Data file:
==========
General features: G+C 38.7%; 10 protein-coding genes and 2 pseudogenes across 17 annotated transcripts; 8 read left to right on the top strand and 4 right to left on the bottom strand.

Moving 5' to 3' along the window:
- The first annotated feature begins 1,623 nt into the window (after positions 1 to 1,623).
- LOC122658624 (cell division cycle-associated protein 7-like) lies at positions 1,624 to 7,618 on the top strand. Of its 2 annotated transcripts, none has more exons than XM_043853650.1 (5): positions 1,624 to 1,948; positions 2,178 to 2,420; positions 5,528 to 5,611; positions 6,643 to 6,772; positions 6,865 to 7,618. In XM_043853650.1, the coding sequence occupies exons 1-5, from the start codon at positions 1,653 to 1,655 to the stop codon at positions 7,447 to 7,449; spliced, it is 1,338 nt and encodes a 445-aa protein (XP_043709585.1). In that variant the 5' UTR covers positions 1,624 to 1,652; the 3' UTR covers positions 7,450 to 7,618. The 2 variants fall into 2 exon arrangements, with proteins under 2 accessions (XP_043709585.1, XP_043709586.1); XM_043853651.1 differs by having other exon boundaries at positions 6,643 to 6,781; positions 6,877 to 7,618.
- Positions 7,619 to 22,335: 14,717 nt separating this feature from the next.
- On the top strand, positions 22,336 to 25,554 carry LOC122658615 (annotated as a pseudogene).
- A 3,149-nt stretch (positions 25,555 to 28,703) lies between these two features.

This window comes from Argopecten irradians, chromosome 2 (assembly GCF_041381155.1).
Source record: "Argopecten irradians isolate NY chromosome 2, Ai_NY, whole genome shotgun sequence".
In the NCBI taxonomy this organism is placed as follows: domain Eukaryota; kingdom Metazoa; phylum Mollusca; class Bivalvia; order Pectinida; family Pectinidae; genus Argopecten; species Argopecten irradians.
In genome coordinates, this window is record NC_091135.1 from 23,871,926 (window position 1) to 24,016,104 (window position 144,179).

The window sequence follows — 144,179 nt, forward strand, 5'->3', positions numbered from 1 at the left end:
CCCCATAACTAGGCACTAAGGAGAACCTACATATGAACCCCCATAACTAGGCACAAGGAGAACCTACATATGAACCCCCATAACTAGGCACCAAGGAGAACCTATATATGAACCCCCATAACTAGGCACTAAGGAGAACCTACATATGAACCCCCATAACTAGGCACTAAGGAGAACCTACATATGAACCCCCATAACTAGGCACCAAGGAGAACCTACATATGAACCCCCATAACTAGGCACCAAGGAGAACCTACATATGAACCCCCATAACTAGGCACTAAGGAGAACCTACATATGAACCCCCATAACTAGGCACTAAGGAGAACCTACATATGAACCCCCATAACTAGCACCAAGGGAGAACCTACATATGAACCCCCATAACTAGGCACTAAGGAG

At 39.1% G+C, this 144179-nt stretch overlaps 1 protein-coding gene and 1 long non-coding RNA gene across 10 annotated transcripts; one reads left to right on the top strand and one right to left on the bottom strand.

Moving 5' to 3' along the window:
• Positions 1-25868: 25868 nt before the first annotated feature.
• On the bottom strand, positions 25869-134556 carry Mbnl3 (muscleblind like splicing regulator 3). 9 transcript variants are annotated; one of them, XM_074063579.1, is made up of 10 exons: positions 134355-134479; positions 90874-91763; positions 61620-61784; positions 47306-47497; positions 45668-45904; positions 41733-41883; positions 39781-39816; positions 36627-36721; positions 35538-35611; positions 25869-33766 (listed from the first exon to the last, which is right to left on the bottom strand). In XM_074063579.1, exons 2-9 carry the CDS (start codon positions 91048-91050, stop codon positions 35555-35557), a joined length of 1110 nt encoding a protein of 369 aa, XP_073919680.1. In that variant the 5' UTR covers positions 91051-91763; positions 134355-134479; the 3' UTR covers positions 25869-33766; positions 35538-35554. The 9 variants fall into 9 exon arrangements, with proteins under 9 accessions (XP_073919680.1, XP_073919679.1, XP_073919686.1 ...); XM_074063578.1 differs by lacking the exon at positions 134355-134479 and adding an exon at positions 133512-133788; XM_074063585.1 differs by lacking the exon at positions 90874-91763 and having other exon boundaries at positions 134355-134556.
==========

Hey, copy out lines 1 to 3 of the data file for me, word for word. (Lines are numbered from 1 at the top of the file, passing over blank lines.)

General features: G+C 38.7%; 10 protein-coding genes and 2 pseudogenes across 17 annotated transcripts; 8 read left to right on the top strand and 4 right to left on the bottom strand.

Moving 5' to 3' along the window:
- The first annotated feature begins 1,623 nt into the window (after positions 1 to 1,623).